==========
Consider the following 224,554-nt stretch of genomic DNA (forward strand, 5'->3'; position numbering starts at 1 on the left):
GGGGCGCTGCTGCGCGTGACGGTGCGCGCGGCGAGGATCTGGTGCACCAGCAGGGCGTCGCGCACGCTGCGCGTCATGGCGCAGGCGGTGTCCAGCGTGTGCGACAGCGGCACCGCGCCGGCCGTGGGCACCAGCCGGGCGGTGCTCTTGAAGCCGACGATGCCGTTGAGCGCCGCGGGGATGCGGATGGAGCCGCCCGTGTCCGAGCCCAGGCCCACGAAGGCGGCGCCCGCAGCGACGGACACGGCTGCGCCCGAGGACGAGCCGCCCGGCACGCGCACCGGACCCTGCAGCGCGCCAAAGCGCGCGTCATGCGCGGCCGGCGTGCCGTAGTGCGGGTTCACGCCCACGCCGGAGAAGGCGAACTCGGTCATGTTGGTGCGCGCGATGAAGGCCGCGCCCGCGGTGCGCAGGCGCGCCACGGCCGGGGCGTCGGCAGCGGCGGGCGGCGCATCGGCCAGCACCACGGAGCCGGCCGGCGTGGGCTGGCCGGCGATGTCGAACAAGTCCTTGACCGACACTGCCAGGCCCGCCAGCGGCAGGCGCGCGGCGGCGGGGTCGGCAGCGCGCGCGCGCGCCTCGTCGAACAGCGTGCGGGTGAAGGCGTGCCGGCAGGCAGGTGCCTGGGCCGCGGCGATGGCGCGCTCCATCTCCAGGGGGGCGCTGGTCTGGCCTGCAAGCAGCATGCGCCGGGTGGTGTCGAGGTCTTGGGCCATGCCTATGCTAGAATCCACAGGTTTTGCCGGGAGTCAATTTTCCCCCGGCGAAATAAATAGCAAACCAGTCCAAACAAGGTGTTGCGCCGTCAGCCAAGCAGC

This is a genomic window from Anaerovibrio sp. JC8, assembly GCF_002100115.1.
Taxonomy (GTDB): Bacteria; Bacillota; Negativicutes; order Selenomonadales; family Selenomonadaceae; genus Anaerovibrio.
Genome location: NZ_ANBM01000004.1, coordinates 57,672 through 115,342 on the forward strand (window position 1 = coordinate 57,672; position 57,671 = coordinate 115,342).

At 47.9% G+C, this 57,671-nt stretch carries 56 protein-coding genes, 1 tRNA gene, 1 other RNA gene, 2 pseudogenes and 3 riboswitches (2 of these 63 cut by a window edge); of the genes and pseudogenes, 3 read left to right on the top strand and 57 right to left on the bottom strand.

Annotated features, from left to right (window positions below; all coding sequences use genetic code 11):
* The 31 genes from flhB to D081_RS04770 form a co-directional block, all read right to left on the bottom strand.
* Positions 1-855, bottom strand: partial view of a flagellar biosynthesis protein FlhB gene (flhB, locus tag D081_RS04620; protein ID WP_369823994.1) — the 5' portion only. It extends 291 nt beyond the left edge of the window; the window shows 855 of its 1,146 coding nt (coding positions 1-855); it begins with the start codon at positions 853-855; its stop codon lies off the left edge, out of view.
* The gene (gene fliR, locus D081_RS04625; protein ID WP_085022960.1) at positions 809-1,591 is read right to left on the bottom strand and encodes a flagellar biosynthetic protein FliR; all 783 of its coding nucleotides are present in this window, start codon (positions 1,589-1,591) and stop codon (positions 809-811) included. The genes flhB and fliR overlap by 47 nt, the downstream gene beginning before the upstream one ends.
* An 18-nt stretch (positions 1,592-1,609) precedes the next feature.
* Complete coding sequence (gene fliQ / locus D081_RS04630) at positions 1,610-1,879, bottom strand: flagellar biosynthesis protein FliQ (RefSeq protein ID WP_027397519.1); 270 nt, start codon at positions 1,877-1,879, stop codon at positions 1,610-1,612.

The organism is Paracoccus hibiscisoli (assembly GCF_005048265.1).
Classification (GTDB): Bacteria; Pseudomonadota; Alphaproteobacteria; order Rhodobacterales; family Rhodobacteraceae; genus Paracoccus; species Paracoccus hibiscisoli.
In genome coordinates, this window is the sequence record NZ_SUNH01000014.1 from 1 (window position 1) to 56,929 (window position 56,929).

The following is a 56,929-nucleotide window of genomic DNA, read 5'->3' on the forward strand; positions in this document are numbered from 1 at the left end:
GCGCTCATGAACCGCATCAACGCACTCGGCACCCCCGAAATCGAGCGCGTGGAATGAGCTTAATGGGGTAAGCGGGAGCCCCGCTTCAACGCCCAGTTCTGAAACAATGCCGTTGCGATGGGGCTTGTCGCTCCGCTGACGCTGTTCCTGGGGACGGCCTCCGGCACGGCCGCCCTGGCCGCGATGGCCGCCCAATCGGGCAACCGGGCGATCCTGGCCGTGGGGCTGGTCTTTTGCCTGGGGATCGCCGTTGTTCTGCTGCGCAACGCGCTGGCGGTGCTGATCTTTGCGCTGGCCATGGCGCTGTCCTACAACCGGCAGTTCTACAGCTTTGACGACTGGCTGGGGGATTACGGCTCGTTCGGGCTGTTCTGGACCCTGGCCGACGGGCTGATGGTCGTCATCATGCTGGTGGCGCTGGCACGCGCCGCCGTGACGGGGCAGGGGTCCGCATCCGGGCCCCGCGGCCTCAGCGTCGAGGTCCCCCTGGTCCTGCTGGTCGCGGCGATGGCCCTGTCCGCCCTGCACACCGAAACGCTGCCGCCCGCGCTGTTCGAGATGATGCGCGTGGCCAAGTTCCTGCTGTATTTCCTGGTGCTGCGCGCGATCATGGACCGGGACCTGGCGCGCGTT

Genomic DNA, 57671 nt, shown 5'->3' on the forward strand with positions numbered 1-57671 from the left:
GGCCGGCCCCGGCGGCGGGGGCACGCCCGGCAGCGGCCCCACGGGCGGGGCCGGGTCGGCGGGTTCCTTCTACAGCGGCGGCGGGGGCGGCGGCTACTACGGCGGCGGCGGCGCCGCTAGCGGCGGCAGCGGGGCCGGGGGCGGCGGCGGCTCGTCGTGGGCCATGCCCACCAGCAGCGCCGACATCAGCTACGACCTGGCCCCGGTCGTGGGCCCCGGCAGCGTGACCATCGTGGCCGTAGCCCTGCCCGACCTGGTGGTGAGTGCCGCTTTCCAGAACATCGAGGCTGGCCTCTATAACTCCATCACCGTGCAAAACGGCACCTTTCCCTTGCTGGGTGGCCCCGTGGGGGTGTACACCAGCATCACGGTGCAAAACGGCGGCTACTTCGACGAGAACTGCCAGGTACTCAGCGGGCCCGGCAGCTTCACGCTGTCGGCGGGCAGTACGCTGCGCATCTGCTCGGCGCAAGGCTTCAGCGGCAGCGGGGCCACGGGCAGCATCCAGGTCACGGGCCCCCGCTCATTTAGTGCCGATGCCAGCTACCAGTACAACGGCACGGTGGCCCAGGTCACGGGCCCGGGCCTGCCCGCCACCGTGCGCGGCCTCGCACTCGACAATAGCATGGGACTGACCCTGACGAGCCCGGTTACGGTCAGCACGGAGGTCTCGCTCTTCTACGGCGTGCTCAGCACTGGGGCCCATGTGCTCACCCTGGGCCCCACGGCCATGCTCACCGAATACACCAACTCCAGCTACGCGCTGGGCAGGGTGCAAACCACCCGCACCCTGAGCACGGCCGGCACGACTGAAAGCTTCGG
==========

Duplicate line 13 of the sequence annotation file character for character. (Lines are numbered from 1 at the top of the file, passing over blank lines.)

The organism is Paracoccus hibiscisoli (assembly GCF_005048265.1).